• WordNet 3.6
    • n profession an occupation requiring special education (especially in the liberal arts or sciences)
    • n profession affirmation of acceptance of some religion or faith "a profession of Christianity"
    • n profession an open avowal (true or false) of some belief or opinion "a profession of disagreement"
    • n profession the body of people in a learned occupation "the news spread rapidly through the medical profession","they formed a community of scientists"
    • ***
Webster's Revised Unabridged Dictionary
  • Interesting fact: Arthur Conan Doyle, author of the Sherlock Holmes stories, was an ophthalmologist by profession
    • Profession That of which one professed knowledge; the occupation, if not mechanical, agricultural, or the like, to which one devotes one's self; the business which one professes to understand, and to follow for subsistence; calling; vocation; employment; as, the profession of arms; the profession of a clergyman, lawyer, or physician; the profession of lecturer on chemistry. "Hi tried five or six professions in turn."
    • Profession That which one professed; a declaration; an avowal; a claim; as, his professions are insincere. "The Indians quickly perceive the coincidence or the contradiction between professions and conduct."
    • Profession (Eccl. Law) The act of entering, or becoming a member of, a religious order.
    • Profession The act of professing or claiming; open declaration; public avowal or acknowledgment; as, professions of friendship; a profession of faith. "A solemn vow, promise, and profession ."
    • Profession The collective body of persons engaged in a calling; as, the profession distrust him.
    • ***
Century Dictionary and Cyclopedia
    • n profession The act of professing; open declaration; public avowal or acknowledgment of one's sentiments or belief.
    • n profession That which is professed; a declaration; a representation or protestation; pretense; specifically, an open and formal avowal of Christian faith and purpose.
    • n profession The calling or occupation which one professes to understand and to follow; vocation; specifically, a vocation in which a professed knowledge of some department of science or learning is used by its practical application to affairs of others, either in advising, guiding, or teaching them, or in serving their interests or welfare in the practice of an art founded on it. Formerly theology, law, and medicine were specifically known as the professions; but, as the applications of science and learning are extended to other departments of affairs, other vocations also receive the name. The word implies professed attainments in special knowledge, as distinguished from mere skill; a practical dealing with affairs, as distinguished from mere study or investigation; and an application of such knowledge to uses for others as a vocation, as distinguished from its pursuit for one's own purposes. In professions strictly so called a preliminary examination as to qualifications is usually demanded by law or usage, and a license or other official authority founded thereon required. In law the significance of the word has been contested under statutes imposing taxes on persons pursuing any “occupation, trade, or profession,” and under statutes authorizing arrest in civil actions for misconduct in a “professional employment”; and it has been, in the former use, held clearly to include the vocation of an attorney, and upon the same principle would doubtless include physicians, unless the mention of trade, etc., in the same clause of the statute be ground for interpreting the statute as relating only to business vocations. Professional employment, in statutes allowing arrest, is regarded as not including a private agency like that of a factor or a real-estate broker, which can be taken up and laid down at pleasure.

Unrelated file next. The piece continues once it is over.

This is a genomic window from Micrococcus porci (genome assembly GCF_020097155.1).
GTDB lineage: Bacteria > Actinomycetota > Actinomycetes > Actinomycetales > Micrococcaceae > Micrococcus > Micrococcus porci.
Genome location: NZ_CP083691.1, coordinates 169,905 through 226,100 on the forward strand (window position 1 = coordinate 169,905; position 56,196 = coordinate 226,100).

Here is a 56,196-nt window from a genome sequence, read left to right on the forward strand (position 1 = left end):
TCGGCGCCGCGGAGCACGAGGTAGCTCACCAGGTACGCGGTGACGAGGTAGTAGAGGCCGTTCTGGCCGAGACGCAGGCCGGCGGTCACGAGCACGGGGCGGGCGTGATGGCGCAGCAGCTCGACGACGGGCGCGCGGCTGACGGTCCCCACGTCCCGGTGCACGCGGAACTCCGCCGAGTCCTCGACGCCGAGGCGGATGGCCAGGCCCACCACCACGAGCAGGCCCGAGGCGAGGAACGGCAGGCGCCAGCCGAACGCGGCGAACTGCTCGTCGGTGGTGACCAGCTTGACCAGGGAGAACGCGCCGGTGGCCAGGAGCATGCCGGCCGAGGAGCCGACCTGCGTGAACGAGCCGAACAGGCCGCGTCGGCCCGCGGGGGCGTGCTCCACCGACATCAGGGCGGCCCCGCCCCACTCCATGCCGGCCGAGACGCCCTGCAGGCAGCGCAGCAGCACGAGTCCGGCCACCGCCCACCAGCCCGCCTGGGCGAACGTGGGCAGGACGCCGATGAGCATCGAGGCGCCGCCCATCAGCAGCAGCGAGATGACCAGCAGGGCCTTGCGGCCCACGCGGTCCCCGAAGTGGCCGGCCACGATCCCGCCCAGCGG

• n profession The collective body of persons engaged in a calling: as, practices disgraceful to the profession; to be at the head of one's profession.
    • n profession The act by which a novice enters into a religious order and takes its vows. In the Roman Catholic Church he or she must be at least sixteen years of age and must have completed a year of probation.
    • n profession Character; nature.
    • n profession Synonyms Vocation, Business, etc. See occupation.
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Chambers's Twentieth Century Dictionary
    • n Profession the act of professing: open declaration: pretence: an employment not mechanical and requiring some degree of learning: calling or known employment: the collective body of persons engaged in any profession: entrance into a religious order
    • ***


  • Jean Jacques Rousseau
    “The training of children is a profession, where we must know how to waste time in order to save it”
  • Corra May Harris
    Corra May Harris
    “The bravest thing you can do when you are not brave is to profess courage and act accordingly.”
  • Will Rogers
    “Being a hero is about the shortest lived profession on earth.”
  • Mark Twain
    “Humor must not professedly teach and it must not professedly preach, but it must do both if it would live forever.”